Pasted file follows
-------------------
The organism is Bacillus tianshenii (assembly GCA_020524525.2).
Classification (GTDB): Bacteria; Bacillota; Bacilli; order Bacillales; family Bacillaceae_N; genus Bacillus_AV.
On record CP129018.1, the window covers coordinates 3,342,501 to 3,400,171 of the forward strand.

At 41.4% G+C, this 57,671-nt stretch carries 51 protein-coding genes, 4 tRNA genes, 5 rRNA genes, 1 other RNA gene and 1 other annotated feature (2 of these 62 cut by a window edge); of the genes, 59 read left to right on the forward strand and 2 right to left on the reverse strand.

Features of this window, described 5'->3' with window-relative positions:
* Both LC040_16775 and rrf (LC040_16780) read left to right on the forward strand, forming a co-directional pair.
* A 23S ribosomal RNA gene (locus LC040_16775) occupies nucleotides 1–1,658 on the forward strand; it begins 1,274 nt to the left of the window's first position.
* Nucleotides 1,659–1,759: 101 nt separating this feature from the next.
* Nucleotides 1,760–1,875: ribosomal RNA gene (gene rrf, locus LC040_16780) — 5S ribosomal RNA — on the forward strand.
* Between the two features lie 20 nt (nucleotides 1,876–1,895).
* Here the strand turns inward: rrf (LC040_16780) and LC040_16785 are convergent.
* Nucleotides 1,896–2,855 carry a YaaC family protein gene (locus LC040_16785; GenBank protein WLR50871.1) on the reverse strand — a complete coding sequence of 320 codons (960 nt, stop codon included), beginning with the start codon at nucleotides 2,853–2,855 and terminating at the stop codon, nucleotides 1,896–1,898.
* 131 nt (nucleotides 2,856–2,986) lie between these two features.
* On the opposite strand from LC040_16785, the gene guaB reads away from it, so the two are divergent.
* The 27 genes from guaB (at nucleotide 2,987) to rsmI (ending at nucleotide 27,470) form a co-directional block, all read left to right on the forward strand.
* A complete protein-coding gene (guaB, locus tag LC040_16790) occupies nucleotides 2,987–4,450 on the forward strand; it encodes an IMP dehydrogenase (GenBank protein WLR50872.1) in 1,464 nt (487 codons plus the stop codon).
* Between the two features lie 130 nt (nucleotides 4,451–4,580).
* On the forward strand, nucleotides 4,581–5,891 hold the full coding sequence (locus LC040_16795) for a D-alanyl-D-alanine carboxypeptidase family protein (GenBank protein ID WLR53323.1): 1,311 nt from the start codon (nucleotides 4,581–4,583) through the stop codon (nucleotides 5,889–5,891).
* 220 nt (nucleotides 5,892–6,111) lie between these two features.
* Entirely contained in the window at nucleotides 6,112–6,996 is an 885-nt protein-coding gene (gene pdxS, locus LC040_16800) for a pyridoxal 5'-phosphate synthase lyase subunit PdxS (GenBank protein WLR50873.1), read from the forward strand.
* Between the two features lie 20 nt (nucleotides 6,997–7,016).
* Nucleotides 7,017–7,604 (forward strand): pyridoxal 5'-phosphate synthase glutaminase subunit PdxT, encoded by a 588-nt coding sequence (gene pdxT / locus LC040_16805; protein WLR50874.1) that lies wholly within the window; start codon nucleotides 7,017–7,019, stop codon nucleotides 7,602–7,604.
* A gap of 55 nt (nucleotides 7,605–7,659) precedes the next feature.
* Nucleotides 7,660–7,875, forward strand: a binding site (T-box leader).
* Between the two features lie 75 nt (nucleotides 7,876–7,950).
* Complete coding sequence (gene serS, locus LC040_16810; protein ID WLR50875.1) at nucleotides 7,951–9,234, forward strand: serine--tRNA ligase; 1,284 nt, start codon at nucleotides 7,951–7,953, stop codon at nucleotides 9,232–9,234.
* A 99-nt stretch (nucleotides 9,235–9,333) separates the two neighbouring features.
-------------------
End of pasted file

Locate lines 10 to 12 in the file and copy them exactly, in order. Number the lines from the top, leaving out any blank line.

* Between the two features lie 20 nt (nucleotides 1,876–1,895).
* Here the strand turns inward: rrf (LC040_16780) and LC040_16785 are convergent.
* Nucleotides 1,896–2,855 carry a YaaC family protein gene (locus LC040_16785; GenBank protein WLR50871.1) on the reverse strand — a complete coding sequence of 320 codons (960 nt, stop codon included), beginning with the start codon at nucleotides 2,853–2,855 and terminating at the stop codon, nucleotides 1,896–1,898.